Overall, the size disaggregation effort in Table 5 lends further credence to our interpretation of the evidence. It makes it clear that the earlier numbers in Table 4 are not an artifact of imperfect size matching in the full sample. And it is comforting to know that analyst coverage has more of an impact on momentum in precisely those parts of the size distribution where one a priori suspects that gradual information diffusion is likely to be important and where momentum effects are most pronounced to begin with.
Table 5 also helps put into perspective the extent to which firm size and residual coverage might each be capturing something related to the phenomenon of gradual information flow. On the one hand, it is natural to focus most of the attention on residual coverage as a proxy for this phenomenon-it makes for a cleaner test of our hypothesis because it is less likely than size to be bringing in other confounding factors. But in gauging the quantitative significance of the results, it is important to recognize that, if we hold size fixed, we cannot hope to capture the full magnitude of any gradual-information-flow effect.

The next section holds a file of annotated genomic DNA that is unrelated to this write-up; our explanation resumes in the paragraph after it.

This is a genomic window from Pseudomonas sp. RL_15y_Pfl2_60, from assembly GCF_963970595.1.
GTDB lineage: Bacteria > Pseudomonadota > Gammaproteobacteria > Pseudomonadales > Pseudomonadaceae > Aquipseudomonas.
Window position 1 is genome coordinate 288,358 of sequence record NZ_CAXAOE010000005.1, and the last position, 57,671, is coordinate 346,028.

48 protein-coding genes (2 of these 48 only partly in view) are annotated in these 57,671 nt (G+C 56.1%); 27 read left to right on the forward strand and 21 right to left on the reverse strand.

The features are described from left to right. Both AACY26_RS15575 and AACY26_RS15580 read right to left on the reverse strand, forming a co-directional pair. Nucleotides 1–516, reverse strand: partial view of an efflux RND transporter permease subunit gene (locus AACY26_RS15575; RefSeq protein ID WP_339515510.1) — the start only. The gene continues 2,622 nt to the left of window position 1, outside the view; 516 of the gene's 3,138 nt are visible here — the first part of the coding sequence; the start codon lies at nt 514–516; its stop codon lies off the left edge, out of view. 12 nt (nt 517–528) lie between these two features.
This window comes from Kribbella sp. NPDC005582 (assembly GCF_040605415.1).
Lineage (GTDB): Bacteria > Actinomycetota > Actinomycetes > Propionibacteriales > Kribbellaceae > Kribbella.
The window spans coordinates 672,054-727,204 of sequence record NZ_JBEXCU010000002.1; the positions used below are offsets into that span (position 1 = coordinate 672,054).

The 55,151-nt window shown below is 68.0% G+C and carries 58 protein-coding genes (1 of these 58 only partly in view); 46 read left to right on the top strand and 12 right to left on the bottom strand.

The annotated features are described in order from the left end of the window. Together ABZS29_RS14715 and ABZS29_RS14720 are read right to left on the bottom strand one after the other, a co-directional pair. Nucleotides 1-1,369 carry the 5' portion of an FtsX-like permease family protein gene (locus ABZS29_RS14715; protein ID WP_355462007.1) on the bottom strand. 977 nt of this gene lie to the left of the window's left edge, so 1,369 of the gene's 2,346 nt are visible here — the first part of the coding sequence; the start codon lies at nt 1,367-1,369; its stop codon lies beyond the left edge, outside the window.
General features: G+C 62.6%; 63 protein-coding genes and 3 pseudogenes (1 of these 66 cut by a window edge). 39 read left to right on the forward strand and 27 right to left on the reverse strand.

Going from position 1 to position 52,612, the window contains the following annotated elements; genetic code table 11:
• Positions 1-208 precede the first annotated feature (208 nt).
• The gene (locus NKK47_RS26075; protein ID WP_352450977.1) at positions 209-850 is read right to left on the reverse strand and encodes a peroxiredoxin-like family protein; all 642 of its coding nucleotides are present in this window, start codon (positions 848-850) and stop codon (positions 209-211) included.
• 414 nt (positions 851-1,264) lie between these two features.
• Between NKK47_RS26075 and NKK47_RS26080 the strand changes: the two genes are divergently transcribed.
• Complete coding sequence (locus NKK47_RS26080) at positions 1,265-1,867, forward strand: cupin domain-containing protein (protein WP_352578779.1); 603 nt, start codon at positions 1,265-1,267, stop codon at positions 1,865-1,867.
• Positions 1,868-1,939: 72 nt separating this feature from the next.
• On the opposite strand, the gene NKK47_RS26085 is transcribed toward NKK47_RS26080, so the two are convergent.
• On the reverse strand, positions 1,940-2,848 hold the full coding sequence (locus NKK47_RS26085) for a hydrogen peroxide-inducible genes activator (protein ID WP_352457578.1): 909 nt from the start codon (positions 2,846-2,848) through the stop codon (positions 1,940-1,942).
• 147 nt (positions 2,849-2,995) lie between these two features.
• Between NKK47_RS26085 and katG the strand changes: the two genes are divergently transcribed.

To be specific, return to the results for the smallest set of firms in Table 5–those in the 20th-40th percentile range. Among these firms, those with the fewest analysts have momentum of 1.51 % per month; those with the most analysts have momentum of 1.15% per month. While the difference of 0.36% is good-sized, it is still just a fraction of the total momentum effect. One reading of this might be that gradual information diffusion can only “explain” a fraction of the overall momentum in stock returns. However, such an inference is at best superficial. Recall that even the most heavily-covered stocks in this class have only three or four analysts, and only average $60 million in market cap. Thus they might naturally be expected to have slower information diffusion than, say, a $10 billion company with 25 analysts. The bottom line is that residual analyst coverage, viewed in isolation, is unlikely to provide a full picture of the importance of gradual information flow. This is where the cuts on raw size in Tables 3 and 5 add potentially useful evidence.